For example, if a wide receiver averages 40 catches and five touchdowns per season, the value of his acquisition can't be assessed without knowing in which round of the draft he was picked. If 2009 seventh-rounder Manuel Johnson had made the team and produced numbers like that, he would have been viewed as one of the all-time great seventh-round selections. But what if those were the career averages of 1988 first-round pick Michael Irvin? He would have been labeled an underachiever.
Considering those criteria, who are the Cowboys' top picks of the last 10 years?
3. Andre Gurode
Offensive linemen rarely get much attention, and those who do often are tackles, considered the marquee players along the line. But after the offseason release of tackle Flozell Adams, Andre Gurode is now the longest-tenured lineman on the Dallas roster.
A year after selecting Gurode in the second round of the 2002 draft, Dallas drafted another center, Wisconsin's Al Johnson. The two rotated for a couple of years, but Gurode strengthened his grip on the position to the point that the Cowboys let him walk via free agency (to the Arizona Cardinals). Gurode has held down the position ever since Johnson left town, and last season was voted to his fourth consecutive Pro Bowl.
2. DeMarcus Ware
Normally, a first-round pick wouldn't be on a list like this, because it's hard to say the player is a great value pick, because players chosen in the first round are supposed to play right away and make a significant impact. The Cowboys got two in the 2005 draft in Ware and defensive end Marcus Spears, and drafted three other starters in later rounds: running back Marion Barber, defensive end Chris Canty and defensive end-turned-nose tackle Jay Ratliff.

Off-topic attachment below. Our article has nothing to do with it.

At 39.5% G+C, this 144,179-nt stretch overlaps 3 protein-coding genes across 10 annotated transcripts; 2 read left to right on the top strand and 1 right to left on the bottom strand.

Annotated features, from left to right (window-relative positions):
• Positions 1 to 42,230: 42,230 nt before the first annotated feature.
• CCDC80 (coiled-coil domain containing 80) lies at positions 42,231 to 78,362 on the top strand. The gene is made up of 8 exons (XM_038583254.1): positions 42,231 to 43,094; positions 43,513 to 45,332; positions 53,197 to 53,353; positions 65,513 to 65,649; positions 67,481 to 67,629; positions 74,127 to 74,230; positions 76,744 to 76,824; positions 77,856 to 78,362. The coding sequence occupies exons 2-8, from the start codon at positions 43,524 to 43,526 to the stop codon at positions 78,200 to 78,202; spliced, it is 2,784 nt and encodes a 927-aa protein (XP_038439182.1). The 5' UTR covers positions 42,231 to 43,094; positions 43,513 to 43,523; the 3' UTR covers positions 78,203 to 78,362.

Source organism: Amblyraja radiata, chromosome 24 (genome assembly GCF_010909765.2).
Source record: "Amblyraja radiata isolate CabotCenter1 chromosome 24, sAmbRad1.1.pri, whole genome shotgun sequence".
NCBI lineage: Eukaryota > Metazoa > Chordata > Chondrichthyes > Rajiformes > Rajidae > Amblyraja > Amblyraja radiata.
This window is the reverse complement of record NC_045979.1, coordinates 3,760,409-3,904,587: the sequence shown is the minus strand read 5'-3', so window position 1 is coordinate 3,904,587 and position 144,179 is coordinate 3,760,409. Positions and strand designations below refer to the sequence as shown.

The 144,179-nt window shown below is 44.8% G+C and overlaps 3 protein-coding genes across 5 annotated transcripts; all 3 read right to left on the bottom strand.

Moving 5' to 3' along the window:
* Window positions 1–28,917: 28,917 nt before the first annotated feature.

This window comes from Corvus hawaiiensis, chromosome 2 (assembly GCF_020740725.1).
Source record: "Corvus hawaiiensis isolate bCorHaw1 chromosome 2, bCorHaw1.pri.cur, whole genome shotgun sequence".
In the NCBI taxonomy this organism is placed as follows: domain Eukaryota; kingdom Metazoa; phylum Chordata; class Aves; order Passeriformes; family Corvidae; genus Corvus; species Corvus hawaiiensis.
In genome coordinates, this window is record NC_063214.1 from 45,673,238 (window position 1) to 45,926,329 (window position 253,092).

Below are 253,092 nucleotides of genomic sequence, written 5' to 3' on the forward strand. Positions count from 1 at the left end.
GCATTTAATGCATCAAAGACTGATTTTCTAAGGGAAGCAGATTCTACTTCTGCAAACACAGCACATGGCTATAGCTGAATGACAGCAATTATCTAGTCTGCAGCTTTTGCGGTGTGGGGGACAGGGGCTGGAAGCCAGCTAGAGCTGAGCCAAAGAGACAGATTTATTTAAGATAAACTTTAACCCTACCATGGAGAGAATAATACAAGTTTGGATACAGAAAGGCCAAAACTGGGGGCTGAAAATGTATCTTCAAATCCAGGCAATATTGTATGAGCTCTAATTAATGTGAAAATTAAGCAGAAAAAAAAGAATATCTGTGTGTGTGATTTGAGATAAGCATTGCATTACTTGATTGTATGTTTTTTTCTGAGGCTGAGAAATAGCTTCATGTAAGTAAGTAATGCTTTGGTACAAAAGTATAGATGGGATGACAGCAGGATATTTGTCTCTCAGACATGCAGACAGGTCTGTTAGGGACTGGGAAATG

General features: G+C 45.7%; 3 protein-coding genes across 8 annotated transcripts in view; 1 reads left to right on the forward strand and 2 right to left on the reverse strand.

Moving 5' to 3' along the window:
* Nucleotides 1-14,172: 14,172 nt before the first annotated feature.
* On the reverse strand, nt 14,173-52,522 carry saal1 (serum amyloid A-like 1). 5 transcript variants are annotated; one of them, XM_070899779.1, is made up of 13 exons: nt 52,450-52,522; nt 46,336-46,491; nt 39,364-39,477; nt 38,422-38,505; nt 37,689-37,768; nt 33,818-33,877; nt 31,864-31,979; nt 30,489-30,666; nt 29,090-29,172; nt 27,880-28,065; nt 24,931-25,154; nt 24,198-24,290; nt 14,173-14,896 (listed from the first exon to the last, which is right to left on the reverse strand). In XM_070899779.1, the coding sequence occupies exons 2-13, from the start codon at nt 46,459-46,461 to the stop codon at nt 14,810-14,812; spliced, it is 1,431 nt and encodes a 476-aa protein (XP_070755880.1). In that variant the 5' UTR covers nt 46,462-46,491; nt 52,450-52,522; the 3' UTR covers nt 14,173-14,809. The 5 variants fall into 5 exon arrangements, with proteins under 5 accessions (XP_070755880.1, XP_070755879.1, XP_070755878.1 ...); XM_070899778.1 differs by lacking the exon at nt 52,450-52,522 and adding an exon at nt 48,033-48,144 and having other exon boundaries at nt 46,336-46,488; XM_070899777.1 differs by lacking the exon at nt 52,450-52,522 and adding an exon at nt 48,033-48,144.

But Ware is exempt from those restrictions. He doesn't just start, and he doesn't just make Pro Bowls. Ware is arguably the best defensive player in the entire NFL and a guy for whom other teams have to account on every single play. Whereas most players can be silenced, or at least contained, by adjustments made in opposing game plans. But it's rare that anyone can keep Ware in check, which is why he makes this list, even if he were the No. 1 overall selection in 2005 (he was picked 11th).
1. Jason Witten
Like Ware, Witten has exceeded all expectations, and ranks ahead of Ware on this list in large part because he was snagged in the third round (of the 2003 draft).
Witten was plucked out of Tennessee in a draft that also brought the Cowboys cornerback Terence Newman, Johnson and linebacker Bradie James. (The Cowboys also signed undrafted free agent quarterback Tony Romo.) He is among a handful of players who can lay claim to the title of the NFL's best tight end, ranking with the likes of Washington's Chris Cooley, San Diego's Antonio Gates and San Francisco's Vernon Davis as one of the elite players at his position.
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